Tag Archives: Wong Kar-Wai
dir. Wong Kar-Wai, 2013, Hong Kong/China
Opening this Friday in select U.S. cities is Wong Kar-Wai’s ambitious, years-in-the-making martial-arts epic/Ip Man-biopic The Grandmaster, which premiered in China back in January shortly before receiving its international bow — in slightly truncated form — at the Berlin International Film Festival. There has been a fascinating divide in terms of how the film has been received in the East versus how it has been received the West, which in many ways reverses how Wong’s movies are usually received: The Grandmaster has gone over much better in China (with both critics and audiences, becoming the director’s first true homegrown hit in a career spanning 10 features) than in Europe and North America. While Wong has typically been a darling of western critics and cinephiles — especially in the period lasting from Days of Being Wild in 1990 to In the Mood for Love in 2000 — his movies have often been quizzically regarded as arty and pretentious specialty items back home. I think the reversal evidenced by The Grandmaster‘s reception can be explained by what might be termed its China-centric qualities, especially the way Wong explores notions of Chinese identity and history and, perhaps most importantly, the philosophical side of kung fu (though it is also chock-full of good old-fashioned kick-ass fight scenes that should satisfy genre aficionados). Western critics have been quick to criticize the new film’s narrative “patchwork” quality (it is certainly the most elliptical thing Wong has ever made) and they definitely have a point. To paraphrase something Andre Bazin said about Robert Bresson, however, I would argue that Wong sees in his narrative awkwardness the price he must pay for something more important; for, while it may not be as “perfect” as beloved earlier films like Chungking Express or In the Mood for Love, I believe The Grandmaster‘s astonishing thematic richness makes it more profound than either.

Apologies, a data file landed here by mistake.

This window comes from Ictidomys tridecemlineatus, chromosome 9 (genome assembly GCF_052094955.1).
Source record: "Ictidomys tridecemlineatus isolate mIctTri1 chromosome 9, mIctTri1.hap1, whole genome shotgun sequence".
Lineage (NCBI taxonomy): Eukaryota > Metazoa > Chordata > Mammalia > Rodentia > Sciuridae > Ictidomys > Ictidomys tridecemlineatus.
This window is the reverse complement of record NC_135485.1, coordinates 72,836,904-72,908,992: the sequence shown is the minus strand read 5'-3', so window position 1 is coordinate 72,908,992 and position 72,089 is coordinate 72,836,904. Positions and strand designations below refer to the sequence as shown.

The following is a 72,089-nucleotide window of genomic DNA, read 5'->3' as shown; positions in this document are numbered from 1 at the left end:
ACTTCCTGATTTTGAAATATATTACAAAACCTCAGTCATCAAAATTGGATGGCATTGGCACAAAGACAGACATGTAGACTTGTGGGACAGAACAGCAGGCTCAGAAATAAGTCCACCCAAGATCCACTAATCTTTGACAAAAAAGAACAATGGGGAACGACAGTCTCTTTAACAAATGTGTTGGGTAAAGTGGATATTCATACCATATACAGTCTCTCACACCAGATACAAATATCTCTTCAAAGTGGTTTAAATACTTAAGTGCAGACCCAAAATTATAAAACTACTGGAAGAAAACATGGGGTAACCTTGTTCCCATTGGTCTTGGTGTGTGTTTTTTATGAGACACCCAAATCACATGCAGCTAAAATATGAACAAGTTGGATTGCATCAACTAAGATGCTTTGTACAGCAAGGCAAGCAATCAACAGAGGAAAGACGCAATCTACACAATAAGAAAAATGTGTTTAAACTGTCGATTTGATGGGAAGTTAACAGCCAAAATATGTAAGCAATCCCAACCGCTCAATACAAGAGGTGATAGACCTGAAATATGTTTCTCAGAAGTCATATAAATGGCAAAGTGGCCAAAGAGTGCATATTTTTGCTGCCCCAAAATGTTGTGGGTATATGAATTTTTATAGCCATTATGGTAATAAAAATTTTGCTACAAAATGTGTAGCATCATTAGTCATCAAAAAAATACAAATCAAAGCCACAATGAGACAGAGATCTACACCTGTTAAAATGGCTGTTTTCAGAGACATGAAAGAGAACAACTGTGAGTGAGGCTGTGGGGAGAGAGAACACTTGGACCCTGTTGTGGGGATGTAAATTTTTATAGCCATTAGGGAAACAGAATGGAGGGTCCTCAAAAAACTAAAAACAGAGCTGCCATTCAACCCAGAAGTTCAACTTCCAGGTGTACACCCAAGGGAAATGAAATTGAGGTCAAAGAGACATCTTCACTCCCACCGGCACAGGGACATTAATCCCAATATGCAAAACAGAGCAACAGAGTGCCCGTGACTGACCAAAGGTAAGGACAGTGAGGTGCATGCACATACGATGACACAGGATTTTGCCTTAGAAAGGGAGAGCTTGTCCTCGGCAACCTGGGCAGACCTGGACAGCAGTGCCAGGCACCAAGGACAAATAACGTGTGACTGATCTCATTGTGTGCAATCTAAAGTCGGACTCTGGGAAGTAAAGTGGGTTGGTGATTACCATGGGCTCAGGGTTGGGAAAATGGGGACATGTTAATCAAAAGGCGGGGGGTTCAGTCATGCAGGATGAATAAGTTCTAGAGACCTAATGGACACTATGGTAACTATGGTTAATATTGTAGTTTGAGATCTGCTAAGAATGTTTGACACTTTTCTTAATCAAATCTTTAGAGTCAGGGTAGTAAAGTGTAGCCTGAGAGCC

As a piece of storytelling, The Grandmaster definitely has the quality of seeming like it’s the digest of a much longer movie. The plot, such as it is, unfolds as a series of almost self-contained vignettes in the life of Ip Man (Tony Leung, underplaying but charismatic as ever), a real kung-fu master who immigrated from southern mainland China to Hong Kong in the mid-20th century, single-handedly popularized the minimalistic fighting style known as Wing Chun and became Bruce Lee’s first teacher (yes, an adorable moppet turns up as young Bruce in the final scene). Each scene feels like a narrative block that has been separated from the ones that precede and follow it by a span of several years, sometimes with only intertitles to fill viewers in on crucial missing information. Characters who seem like they will be important (especially Ip Man’s wife and a mysterious barber/martial artist known as “Razor,” played by Song Hye-kyo and Chang Chen, respectively) pop up for a scene or two, make a big impression, then vanish. The film’s second most important character is Gong Er (an excellent Zhang Ziyi), the daughter of a kung-fu master from the North, who is the center of a parallel narrative that sees her attempting to avenge her father’s murder, and who shares feelings of mutually unrequited love with Ip Man. While unrequited love has long been a pet theme of Wong’s, the characters’ emotions here, while deeply moving to witness, are not the film’s primary reason for being — as has always been the case with Wong’s movies in the past — but are rather the byproduct of a fascinating allegorical story about the paths different Chinese people took in terms of dealing with social upheaval and adapting to exile during a specific period in history. (Unusual for Wong, he collaborated on the original script with co-writers: Xu Haofeng and Zou Jingzhi.)